The quality and the quantity of fresh water resources face increasing challenges in many parts of Europe. Climate change, rapid population growth and urbanistion, diminishing freshwater resources, and ageing infrastructure are all taking their toll on our water supply.
Whilst our population is rapidly increasing, water resources have remained constant, and are increasingly polluted. Supply and demand are out of kilter, and this is set to continue: it’s estimated that the global demand for water will surpass its availability by 56 percent by 2025. Already 18 percent of Europe’s population live in countries that are ‘water stressed’ (demand exceeds availability by more than 20%). The overall message is that we are all using more and more water, and a shocking one third of it is actually being flushed down our toilets.
It’s clear that improved water conservation, methods for managing water demand and technologies to reduce water wastage are urgently needed. In an attempt to address this, TRansitions to the Urban Water Services of Tomorrow (TRUST), an EU-funded water research project, has recently produced a guide for water stakeholders working on these issues. ‘Guidance on evaluation and selection of sustainable water demand management technologies’, offers direction on the evaluation and selection of Water Demand Management (WDM) type technologies for the reduction of water consumption.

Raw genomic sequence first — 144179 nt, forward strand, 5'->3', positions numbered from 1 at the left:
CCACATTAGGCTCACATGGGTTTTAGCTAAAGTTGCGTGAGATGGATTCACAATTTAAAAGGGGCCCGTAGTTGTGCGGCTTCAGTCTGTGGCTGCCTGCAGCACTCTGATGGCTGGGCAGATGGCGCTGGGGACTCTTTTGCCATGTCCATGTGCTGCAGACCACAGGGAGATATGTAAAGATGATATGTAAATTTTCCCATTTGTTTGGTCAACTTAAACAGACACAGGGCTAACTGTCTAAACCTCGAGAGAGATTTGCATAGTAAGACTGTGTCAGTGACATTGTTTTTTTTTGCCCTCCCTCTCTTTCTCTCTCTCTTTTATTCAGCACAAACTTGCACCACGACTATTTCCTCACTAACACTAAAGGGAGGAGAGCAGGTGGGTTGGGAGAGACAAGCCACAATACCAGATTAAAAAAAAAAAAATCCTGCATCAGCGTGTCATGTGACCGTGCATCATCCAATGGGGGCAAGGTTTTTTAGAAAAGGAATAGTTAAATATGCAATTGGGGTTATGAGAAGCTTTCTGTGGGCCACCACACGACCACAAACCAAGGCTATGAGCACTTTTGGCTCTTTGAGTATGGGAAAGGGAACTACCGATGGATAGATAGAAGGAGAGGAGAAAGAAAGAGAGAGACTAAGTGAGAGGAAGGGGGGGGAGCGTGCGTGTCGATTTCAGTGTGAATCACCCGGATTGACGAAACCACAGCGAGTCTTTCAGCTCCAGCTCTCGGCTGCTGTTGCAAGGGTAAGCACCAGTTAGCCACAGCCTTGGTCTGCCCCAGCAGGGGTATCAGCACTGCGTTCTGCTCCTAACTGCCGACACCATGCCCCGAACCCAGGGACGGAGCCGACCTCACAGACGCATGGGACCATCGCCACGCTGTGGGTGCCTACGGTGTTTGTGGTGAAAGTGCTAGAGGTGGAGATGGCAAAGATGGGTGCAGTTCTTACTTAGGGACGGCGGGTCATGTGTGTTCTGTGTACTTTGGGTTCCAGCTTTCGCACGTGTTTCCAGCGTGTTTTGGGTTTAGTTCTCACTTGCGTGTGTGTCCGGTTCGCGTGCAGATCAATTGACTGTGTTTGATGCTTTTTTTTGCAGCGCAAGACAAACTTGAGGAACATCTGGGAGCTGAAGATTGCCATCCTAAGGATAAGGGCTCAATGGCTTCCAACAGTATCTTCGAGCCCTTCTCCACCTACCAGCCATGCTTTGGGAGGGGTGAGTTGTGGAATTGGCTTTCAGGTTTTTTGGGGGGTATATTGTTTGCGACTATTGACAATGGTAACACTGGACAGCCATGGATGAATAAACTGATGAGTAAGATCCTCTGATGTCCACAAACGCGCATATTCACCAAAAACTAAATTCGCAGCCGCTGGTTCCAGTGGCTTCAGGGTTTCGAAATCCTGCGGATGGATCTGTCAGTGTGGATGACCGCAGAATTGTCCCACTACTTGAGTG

Dr. Aisha Bello-Dambatta and Professor Zoran Kapelan from the University of Exeter in the UK, key authors of the report, noted, ‘The main reason for developing our guidelines was to enable a better management of overall water demand from source to tap, i.e. water abstracted from the natural environment, treated, stored, transported, and eventually distributed to water consumers […] Our guidelines provide a lot of technical details and selection guidance for a wide range of water saving technologies, targeting both domestic and industrial water consumption, and cover a broad spectrum of WDM options.’
The authors added, ‘The specific target audience for our guidelines are water service providers (WSPs), policy makers, local authorities and household water users. Having said this, different stakeholders have different objectives and priorities, which cannot be considered in isolation so basically all water stakeholders can benefit from our guidelines.’
Completed with additional input from the colleagues at University of Exeter, Fachhochschule Nordwestschweiz in Switzerland and National Technical University of Athens in Greece, the guidelines seek to empower water stakeholders to encourage the efficient and sustainable use of water in order to ultimately balance supply/demand and ensure the security of future water supply. The TRUST project, which encompasses 30 partners in eleven different countries, is also researching a range of other innovations and tools with the aim of creating a more sustainable water future.